# About alternating group $A_4$

This is a simple exercise telling that $A_4$ cannot have a subgroup of order $6$. Here in my way:

Obviously, for any group $G$ and a subgroup $H$ of it with index $2$; we have $∀$$g\in G$ ,$g^2\in H$. I suppose that $A_4$ has such this subgroup, named $H$, of order 6. Then for any $\sigma\in A_4$; $\sigma^2\in H$. I think maybe the contradiction happens when we enumerate all $\sigma^2$. May I ask if there is another approach for this problem? Thanks.

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+1 Your approach does work. There are a total of 8 3-cycles in $A_4$. If $\sigma$ is any one of them, then $\sigma^2=\sigma^{-1}$, so they have 8 distinct squares. Together with the identity element your argument then shows that $H$ must have at least 9 elements, which is an obvious contradiction. – Jyrki Lahtonen May 28 '12 at 5:59
+1 For showing your attempt on the problem. – user38268 May 28 '12 at 6:01

Suppose $A_4$ has a subgroup of order 6. Then that subgroup which we call $H$ must be a normal subgroup because the index of $H$ in $A_4$ is 2. Now we know that for any group $G$, if a subgroup say $K$ of $G$ is normal then it must be a union of conjugacy classes. So in our case, $H$ must be a union of conjugacy classes of $A_4$. What are the conjugacy classes in $A_4$?

You already know that the identity element is always in the conjugacy class of itself. Alternatively you could use the fact that the only groups up to isomorphism of order 6 are the cyclic group of order 6 or $S_3$.

Suppose we now view $A_4$ as a subgroup of $S_4$. If it has a subgroup order $6$ sitting inside of it, it cannot be the cyclic group of order 6 because $A_4$ has no element of order $6$. It is also impossible for $S_3$ to be contained inside of $A_4$ because $S_3$ has odd cycles. It follows that $A_4$ has no subgroup of order 6.

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I know that number of conjugacy classes is 4. As GAP shows: [ ()^G, (1,2)(3,4)^G, (1,2,3)^G, (1,2,4)^G ] – Babak S. May 28 '12 at 5:48
1,3,4,4 respectively. Thanks I got the point. Thanks – Babak S. May 28 '12 at 5:54
@BabakSorouh Now the size 1 conjugacy class corresponds to the identity. It follows that we must now have some union of conjugacy class where the total size of the union is 5. You already know that conjugacy classes are disjoint. Therefore the size of the union will be the sum of the sizes of the individual conjugacy classes. In other words, you are trying to write 5 as a sum of the numbers $3$ and $4$. Is this possible? – user38268 May 28 '12 at 5:55
It is certainly impossible. Thanks – Babak S. May 28 '12 at 6:00
@BabakSorouh Right. Sorry I did not answer about your approach, I thought you were asking for another approach which is what I gave above. – user38268 May 28 '12 at 6:01

Suppose there exists a subgroup $H$ of order $6$, so $[A_4:H]=2$. Now there are $8$ $3$-cycles in $A_4$, so there exists a $3$-cycle $g\notin H$. Then consider the cosets $H, gH, g^2H$. So two must coincide. Since $H\neq gH$, $g^2H$ must equal one of the others, but either case implies $g\in H$, a contradiction.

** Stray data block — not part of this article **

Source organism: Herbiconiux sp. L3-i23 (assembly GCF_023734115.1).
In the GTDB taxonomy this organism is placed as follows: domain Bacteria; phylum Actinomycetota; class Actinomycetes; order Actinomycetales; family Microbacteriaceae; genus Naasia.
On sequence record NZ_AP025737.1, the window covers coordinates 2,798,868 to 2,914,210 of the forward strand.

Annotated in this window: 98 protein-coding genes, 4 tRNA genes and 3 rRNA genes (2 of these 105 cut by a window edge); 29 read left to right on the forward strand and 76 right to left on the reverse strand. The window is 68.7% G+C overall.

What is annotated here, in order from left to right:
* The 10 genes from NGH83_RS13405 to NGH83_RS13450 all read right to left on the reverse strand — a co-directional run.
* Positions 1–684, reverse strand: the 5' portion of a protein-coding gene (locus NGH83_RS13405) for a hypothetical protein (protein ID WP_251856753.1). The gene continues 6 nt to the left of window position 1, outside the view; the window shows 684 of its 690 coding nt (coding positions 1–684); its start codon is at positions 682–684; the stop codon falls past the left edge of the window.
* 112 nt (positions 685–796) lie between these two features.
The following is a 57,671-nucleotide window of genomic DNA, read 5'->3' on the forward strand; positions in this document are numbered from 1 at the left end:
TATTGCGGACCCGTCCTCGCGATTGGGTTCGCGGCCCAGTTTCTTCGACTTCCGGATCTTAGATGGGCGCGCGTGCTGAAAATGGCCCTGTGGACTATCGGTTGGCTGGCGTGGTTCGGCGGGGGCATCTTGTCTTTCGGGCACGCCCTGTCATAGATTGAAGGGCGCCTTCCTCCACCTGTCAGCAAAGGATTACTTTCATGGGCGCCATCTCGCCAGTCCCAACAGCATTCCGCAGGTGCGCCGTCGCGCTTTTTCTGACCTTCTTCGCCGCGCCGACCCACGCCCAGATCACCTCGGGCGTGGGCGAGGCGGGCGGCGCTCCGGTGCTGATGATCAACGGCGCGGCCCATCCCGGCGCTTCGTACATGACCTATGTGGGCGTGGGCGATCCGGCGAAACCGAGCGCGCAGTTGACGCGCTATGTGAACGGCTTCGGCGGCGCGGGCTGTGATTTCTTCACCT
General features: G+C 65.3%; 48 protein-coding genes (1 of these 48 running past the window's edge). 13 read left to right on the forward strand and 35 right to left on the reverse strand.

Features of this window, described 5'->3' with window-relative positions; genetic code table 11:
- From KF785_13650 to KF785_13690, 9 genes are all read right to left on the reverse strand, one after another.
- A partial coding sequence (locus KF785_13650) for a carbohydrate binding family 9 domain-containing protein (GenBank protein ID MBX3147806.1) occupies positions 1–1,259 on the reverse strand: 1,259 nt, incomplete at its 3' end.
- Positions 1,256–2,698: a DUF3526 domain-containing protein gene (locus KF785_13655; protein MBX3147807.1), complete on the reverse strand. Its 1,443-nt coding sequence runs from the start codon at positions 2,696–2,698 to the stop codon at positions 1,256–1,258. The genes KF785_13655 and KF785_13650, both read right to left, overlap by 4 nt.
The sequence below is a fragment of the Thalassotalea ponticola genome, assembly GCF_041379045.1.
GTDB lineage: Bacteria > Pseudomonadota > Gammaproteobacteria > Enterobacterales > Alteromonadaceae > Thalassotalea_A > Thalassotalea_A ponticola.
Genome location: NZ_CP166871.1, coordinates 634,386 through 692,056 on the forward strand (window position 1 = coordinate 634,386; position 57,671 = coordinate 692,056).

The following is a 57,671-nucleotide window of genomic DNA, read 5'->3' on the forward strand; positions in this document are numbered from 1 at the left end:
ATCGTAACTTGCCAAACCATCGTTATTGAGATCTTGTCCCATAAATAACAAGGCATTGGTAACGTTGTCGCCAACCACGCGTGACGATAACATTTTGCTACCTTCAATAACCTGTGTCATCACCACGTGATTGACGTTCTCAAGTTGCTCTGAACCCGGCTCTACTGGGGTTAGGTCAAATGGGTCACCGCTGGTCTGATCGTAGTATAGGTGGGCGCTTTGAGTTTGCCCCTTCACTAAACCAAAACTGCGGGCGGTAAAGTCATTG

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Wait, why can that $g^2$ belong to $H$ show that $g$ belongs to $H$? – awllower May 28 '12 at 11:21
If $g^2 \in H$, then $(g^2)^2 = g^4 = g \in H$. – Dustan Levenstein May 28 '12 at 12:09

Your approach and many more can be found in this article, where $11$ different proofs are given.

Michael Brennan. Des Machale. Variations on a Theme: $A_4$ Definitely Has no Subgroup of Order Six!, Mathematics Magazine, Vol. $73$, No. $1$ (2000) JSTOR

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Well, I am wondering if I could use the characters... If so, then here as follows:
As an exercise, show that, if G quotient its center is abelian, and if its commutator subgroup is of prime order p, then every non-linear irreducible character must be of degree n such that n²=|G:Z(G)|.
However, as H is of index 2, it is normal and its quotient group is abelian, that is, the commutator subgroup G' of G is either of prime order or equal to H. If the former case, then there is a non-linear character whose degree² is = 2, not possible. Hence G'=H. But then G/G' is cyclic, so G is abelian, which is not. Therefore, no such H can exist. Maybe there is some gap, as this argument shows that no group of order 12 can have subgroups of order=6...
Inform me if the gap is detected, thanks.

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I found one gap: H is not necessarily abelian!! bUT Then H is isomorphic to $S_3$, which we might show to be impossible within A4. – awllower May 28 '12 at 10:50
So this actually proves that, if a group G of order=12 has an abelian subgroup of order=6, then G must be abelian. Thus the question reduces to showing that any subgroup of A4 of order=6 is abelian, which might serve as an exercise. – awllower May 28 '12 at 11:17